Number & Operations in Base Ten
In the early grades, students begin to understand numbers, ways of representing numbers, relationships among numbers, and number systems. In Kindergarten, students acquire knowledge that numbers up to 19 are made up of a ten and varying ones. They also learn that the tens in a number are known as being in the place value of “ten” and the ones in a number are in the place value of “one” (working with manipulatives helps them gain a better understanding of what a “ten” and a “one” are). Students should be able to represent a number in various forms (i.e. through pictures, manipulatives, numbers, and words).
Once children have developed an initial number sense for numbers up to ten, they will have a foundation for both place value and mental computations. Through the regular initial use of Five Frames and then Ten Frames, number sense can be strengthened within the context of ten. Van de Walle (1988) found that the use of “quick image” techniques such as using assorted arrangements of counters on the ten frames prompts mental images of numbers and various mental strategies for manipulating these numbers. Students begin to “see” 11 as “10 and a one”, 12 as “10 and two,” etc. Place value and base ten can also be easily integrated into counting up to the “100 days of school.”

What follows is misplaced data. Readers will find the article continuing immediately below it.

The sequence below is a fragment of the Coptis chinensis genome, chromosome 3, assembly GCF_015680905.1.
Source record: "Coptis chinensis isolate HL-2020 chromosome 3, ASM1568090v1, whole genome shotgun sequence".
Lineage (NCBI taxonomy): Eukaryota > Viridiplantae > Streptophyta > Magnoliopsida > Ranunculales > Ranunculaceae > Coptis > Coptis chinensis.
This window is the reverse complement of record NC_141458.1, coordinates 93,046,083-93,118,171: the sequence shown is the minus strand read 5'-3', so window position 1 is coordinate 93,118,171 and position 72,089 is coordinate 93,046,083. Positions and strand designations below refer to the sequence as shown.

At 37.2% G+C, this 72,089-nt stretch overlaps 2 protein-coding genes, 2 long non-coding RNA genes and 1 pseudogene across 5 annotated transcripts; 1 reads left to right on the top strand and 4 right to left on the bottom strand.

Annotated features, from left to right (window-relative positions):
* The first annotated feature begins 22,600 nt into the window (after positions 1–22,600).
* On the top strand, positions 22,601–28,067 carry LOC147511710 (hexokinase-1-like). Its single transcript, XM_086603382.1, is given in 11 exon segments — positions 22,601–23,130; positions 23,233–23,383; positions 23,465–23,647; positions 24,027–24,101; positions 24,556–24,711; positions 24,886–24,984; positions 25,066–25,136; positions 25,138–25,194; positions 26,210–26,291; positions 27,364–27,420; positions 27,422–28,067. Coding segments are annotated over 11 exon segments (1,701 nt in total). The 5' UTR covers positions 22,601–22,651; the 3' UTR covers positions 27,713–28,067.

contains Counting and Cardinality standards for K, Number and Operations and Algebraic Thinking standards K-3, Number and Operations in Base Ten standards K-3, Number and Operations – Fractions standards for grade 3..